Abbas Kowsari, Masculinity 1, 2006, Image courtesy of G44 Gallery

B.W: How do you think the public will perceive your work? Are any specific communities more (or less) receptive to your work?

A.F: (Regarding how the public will perceive the gallery): There is a lot of interest because of the type of society, we are lucky in Canada because it is so multicultural. We have a little more access to alternative media channels in Canada and international perspectives than the united states perhaps. So I think people are more positively predisposed to coming to see this work. People want to know what is going on and just because of the type of open and global focus that makes up Canadian society I think that people will be enthusiastically responding. Because we are Canadians and we embrace the knowledge of other countries to the extent we are so self deprecating. What defines us as Canadians is interest and acceptance of other cultures and Toronto is the city that manifests that so well.

A.G: I think those interested in various image making and photography from the international scene and the large Iranian community in Toronto would be interested in this display. Beyond this there is a reason for me personally to take the challenge of displaying my art. There is this set of pre-imagined generalizations, stereotypes, and clichés created through the bombarded of images from the media that needs to be addressed. Every representation of a country or nationality is put in a confrontation with those images that either support those clichés or try to stand out. This is a very polarized kind of theme instead of creating a gradient of possibilities. I hope that this gallery can be an opening for more dialogues because this would be very interesting.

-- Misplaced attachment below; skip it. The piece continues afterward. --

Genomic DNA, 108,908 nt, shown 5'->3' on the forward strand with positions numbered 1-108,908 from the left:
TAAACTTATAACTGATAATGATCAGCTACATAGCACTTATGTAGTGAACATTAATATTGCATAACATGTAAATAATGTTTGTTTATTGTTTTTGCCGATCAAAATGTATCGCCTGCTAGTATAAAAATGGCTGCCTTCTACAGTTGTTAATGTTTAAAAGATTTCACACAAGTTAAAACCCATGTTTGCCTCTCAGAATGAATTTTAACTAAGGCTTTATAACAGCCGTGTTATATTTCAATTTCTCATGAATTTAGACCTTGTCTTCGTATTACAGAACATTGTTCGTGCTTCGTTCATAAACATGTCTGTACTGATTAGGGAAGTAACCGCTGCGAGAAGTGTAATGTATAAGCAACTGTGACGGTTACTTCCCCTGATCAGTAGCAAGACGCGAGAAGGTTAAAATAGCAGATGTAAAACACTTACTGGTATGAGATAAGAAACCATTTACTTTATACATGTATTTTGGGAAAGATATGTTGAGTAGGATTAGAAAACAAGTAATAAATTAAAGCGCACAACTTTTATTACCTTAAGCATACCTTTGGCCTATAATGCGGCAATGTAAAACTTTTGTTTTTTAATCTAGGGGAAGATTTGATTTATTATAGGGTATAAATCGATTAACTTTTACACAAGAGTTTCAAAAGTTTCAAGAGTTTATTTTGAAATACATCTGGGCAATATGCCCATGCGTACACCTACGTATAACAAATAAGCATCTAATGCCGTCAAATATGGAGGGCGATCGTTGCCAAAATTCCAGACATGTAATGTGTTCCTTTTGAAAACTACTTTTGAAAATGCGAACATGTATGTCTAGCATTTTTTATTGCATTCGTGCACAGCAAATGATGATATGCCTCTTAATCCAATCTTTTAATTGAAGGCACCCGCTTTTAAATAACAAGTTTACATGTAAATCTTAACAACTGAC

Arman Stepanian, The Hidden Meaning of Photography in Iran (Nazanin 1), 2010, Image courtesy of artoronto

B.W: Given the controversy surrounding gender–related issues in the Middle East, have you encountered any specific barriers (legal or other) throughout your or other artists’ careers?

A.G: Growing up in a country and developing your work creates chances and challenges and Every given context has its own limitations and opportunities. If there are no issues or barriers then there is a lot less creativity needed. For me it is more like a challenge especially when you choose social issues as your subject. It is an interesting challenge of how do you engage people with your work, how do you get inspired, and how do you try to communicate with this broader audience?